Comparable issues of checks on authority and separation of powers are also evident in the relationships between the House and the Senate. Without enumerating the well known differences in House and Senate authority and the accompanying checks on the powers of each, the fundamental principle is that, in our bicameral system, legislation must ultimately be passed by both bodies in order to become law.


    What would happen to these fundamental constitutional principles if large numbers or all members of the House of Representatives were killed?

    Lacking a functioning House of Representatives, government activity would either be placed on hold, leave Congressional authority solely in the Senate, or be assumed by the executive branch. The first scenario would leave our government in paralysis for weeks if not months in time of national crisis. The second and third possibilities might allow the government to function, but only in a way that would clearly violate both the letter and spirit of the constitution. Further, it must be acknowledged that in the event of catastrophic losses, not only would the government be functioning without a Congress, the Presidency might well be filled, under statute, by a lower level cabinet official who was never elected by the people and may be unknown to most citizens.
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    If the framers of the constitution had wished to place such powers in the hands of the executive branch or the Senate alone, they could have done so. They chose not to for good and well-established reasons, and the structures they established have served this nation through two world wars and countless other crises. What the framers did not address was the possibility that the entire House of Representatives could be instantaneously killed. It falls then to us to address that possibility in a way that will preserve the vital principles of the constitution and allow our nation to continue even in the face of catastrophic losses.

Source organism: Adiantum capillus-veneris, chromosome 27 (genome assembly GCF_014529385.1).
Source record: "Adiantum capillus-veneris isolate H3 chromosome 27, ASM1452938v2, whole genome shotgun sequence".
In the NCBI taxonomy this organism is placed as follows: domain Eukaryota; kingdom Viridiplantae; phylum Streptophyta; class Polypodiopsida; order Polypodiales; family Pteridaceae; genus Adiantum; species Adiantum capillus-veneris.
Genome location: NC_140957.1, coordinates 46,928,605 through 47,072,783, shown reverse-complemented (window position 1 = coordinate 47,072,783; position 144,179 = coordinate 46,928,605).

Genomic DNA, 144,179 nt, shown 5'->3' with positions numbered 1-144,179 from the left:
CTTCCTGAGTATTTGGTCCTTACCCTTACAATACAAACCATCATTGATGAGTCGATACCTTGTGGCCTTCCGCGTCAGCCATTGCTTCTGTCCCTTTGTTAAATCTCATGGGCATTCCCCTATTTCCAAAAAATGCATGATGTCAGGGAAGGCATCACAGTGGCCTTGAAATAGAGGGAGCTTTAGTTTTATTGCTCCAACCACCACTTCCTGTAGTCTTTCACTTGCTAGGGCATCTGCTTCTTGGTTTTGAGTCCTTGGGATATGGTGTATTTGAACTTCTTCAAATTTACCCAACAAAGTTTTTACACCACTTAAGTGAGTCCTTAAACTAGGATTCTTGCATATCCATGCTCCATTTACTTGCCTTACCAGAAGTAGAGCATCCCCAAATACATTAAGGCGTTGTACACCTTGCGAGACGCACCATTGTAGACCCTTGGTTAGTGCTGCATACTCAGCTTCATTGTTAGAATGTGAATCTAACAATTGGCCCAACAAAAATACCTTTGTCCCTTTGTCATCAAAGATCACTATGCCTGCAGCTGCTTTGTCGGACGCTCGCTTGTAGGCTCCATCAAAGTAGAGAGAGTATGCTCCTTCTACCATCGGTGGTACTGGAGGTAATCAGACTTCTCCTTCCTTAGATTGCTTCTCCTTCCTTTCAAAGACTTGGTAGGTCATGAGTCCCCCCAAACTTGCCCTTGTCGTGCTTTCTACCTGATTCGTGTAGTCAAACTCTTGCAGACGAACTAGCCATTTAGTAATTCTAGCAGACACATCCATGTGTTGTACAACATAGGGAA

Which brings us again to the proposed amendment. Whatever problems it may present, the most expeditious way to fill House seats would be through direct appointment by Governors, followed by special elections. In many instances, former members of Congress, who are already familiar with the House and its procedures, could be chosen by governors and could be in place to begin service within just a few days.

    This would allow the Congress to resume its functions, and thereby preserve the vital constitutional checks and separations of powers, with minimal interruption and without the need for expanded executive powers or risk of a constitutional crisis. With replacement members in place and the Congress operational again, states could then go about a more deliberative process of conducting special elections.


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    Fundamentally, HJ Res 67 is designed to preserve the constitutional role of Congress during national crisis. The provisions it prescribes would only come into effect in the event of unprecedented losses of House members. Should those losses not occur, the existing procedures would be unaffected and the constitutional process of direct elections to replace House members would continue unchanged. But if the unthinkable should come to pass and large numbers of the house are lost, we simply must have absolutely clear constitutional and statutory procedures in place to deal with the situation.